“I totally agree with Jesper Theilgaard. The project in Laos is not a one-off. That is why the airport will also continue its targeted efforts to implement new measures that will lead to lasting reductions of CO2 emissions from the entire airport, including buildings, operations, as well as ground and air traffic. We are focusing particularly on increasing the percentage of renewable energy and on established partnerships, so that the airport can expand in an environmentally responsible and climate-friendly way," says Thomas Woldbye.

“We are also working on coming up with new sustainable fuels and finding new ways of limiting emissions, using both existing and new technology. Our ultimate goal is for the airport’s operations and ground transport to be emission free by 2030, and for the airport to be free of all CO2 emissions by 2050,” concludes Thomas Woldbye.


  • In April 2019, CPH signed an agreement with the international NGO, Nexus for Development, for the commencement of climate compensation via the ‘Improved Cookstoves’ in Laos.
  • The cooperation agreement is the result of an exhaustive tender process, led by experts from NIRAS, one of Scandinavia’s leading consultant engineering companies, who have also seen the project in situ.
  • The main criteria for choosing the project include the facts that: it is certified as a Gold Standard project; it is going on in one of the least developed countries in the world; and the type of project (climate-friendly cookers) features on the list of projects we believe to be highly credible (cf. the aviation industry’s global climate certification ACA’s (Airport Carbon Accreditation) guidelines for climate compensation).
  • The project is an investment project, in which CPH finances the training and education of local people in the production of climate-friendly cookers, quality control of the production, implementation and follow-up on the project, and promotion through local marketing campaigns.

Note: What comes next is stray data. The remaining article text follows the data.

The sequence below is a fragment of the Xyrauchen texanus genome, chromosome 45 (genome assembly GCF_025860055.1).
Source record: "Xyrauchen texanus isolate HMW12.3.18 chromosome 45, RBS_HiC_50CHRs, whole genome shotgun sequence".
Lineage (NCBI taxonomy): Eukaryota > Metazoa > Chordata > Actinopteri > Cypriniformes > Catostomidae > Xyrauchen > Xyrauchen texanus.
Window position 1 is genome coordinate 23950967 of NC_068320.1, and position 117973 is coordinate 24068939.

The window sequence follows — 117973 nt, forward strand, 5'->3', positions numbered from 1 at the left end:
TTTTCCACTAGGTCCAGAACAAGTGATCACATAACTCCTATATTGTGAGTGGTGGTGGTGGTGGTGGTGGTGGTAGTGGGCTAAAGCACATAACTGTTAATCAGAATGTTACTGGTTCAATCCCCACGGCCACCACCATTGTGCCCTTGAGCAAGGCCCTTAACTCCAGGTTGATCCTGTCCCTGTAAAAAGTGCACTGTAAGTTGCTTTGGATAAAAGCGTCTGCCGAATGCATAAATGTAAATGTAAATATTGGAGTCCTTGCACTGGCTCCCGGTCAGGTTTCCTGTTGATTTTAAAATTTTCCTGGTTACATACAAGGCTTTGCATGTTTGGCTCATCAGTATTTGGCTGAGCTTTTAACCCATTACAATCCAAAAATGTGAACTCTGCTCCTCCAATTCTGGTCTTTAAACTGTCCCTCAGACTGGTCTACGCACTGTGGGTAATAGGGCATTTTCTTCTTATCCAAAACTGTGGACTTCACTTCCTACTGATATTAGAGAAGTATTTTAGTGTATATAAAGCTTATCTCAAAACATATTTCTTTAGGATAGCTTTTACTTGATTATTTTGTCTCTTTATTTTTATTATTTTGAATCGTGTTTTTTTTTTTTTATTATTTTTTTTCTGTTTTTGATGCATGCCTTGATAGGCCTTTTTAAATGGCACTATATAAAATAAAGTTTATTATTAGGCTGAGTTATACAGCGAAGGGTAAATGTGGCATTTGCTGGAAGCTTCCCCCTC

• Two local partners, ARMI and SNV Laos, will ensure sound implementation of the project.
  • Climate compensation will be achieved in the shape of VERs (Verified Emission Reductions) and is Gold Standard certified.
  • The project contributes to the following UN global goals:
    • 3: Good Health and Well-Being: Ensure healthy lives and promote well-being for all at all ages
    • 7: Affordable and Clean Energy: Ensure access to affordable, reliable, sustainable and modern energy for all
    • 8: Decent Work and Economic Growth: Promote sustained, inclusive and sustainable economic growth, full and productive employment and decent work for all
    • 13: Climate Action: Take urgent action to combat climate change and its impacts
    • 15: Life on Land: Protect, restore and promote sustainable use of terrestrial ecosystems, sustainably manage forests, combat desertification, and halt and reverse land degradation and halt biodiversity loss
  • In March 2019, CPH launched its climate strategy, which, for one thing, obligates the Airport to become COneutral by supporting projects both in Denmark and throughout the world that reduce CO2. The Airport is working determinedly to eliminate CO2 emissions by 2030, thereby continuously reducing the need for climate compensation.
  • Read more about the project and CPH’s climate strategy and initiatives on
  • Read more about Nexus for Development on

*When we refer to Copenhagen Airport in the context of CO2 emissions, we are referring to the emissions from the operation of the actual airport, and not shops, restaurants, airlines and other companies located in/at the airport or operating from the airport.